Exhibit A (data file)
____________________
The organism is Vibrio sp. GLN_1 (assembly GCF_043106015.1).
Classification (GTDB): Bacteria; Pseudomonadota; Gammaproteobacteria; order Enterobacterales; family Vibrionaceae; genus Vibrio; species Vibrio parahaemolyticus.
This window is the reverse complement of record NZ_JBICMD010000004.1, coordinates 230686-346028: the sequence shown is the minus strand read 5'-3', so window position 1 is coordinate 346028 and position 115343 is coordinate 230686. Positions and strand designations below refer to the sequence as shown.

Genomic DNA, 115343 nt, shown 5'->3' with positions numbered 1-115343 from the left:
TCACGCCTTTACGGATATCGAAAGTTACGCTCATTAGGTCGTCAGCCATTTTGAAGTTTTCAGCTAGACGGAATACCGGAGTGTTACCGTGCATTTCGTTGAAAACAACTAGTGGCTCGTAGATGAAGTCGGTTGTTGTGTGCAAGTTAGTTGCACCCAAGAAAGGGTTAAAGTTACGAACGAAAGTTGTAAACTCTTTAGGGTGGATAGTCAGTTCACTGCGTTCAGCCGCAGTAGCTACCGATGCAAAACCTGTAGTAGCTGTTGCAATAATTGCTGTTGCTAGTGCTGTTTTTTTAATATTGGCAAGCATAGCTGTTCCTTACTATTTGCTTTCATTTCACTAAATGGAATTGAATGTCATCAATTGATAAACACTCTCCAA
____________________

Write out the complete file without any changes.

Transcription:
The organism is Vibrio sp. GLN_1 (assembly GCF_043106015.1).
Classification (GTDB): Bacteria; Pseudomonadota; Gammaproteobacteria; order Enterobacterales; family Vibrionaceae; genus Vibrio; species Vibrio parahaemolyticus.
This window is the reverse complement of record NZ_JBICMD010000004.1, coordinates 230686-346028: the sequence shown is the minus strand read 5'-3', so window position 1 is coordinate 346028 and position 115343 is coordinate 230686. Positions and strand designations below refer to the sequence as shown.

Genomic DNA, 115343 nt, shown 5'->3' with positions numbered 1-115343 from the left:
TCACGCCTTTACGGATATCGAAAGTTACGCTCATTAGGTCGTCAGCCATTTTGAAGTTTTCAGCTAGACGGAATACCGGAGTGTTACCGTGCATTTCGTTGAAAACAACTAGTGGCTCGTAGATGAAGTCGGTTGTTGTGTGCAAGTTAGTTGCACCCAAGAAAGGGTTAAAGTTACGAACGAAAGTTGTAAACTCTTTAGGGTGGATAGTCAGTTCACTGCGTTCAGCCGCAGTAGCTACCGATGCAAAACCTGTAGTAGCTGTTGCAATAATTGCTGTTGCTAGTGCTGTTTTTTTAATATTGGCAAGCATAGCTGTTCCTTACTATTTGCTTTCATTTCACTAAATGGAATTGAATGTCATCAATTGATAAACACTCTCCAA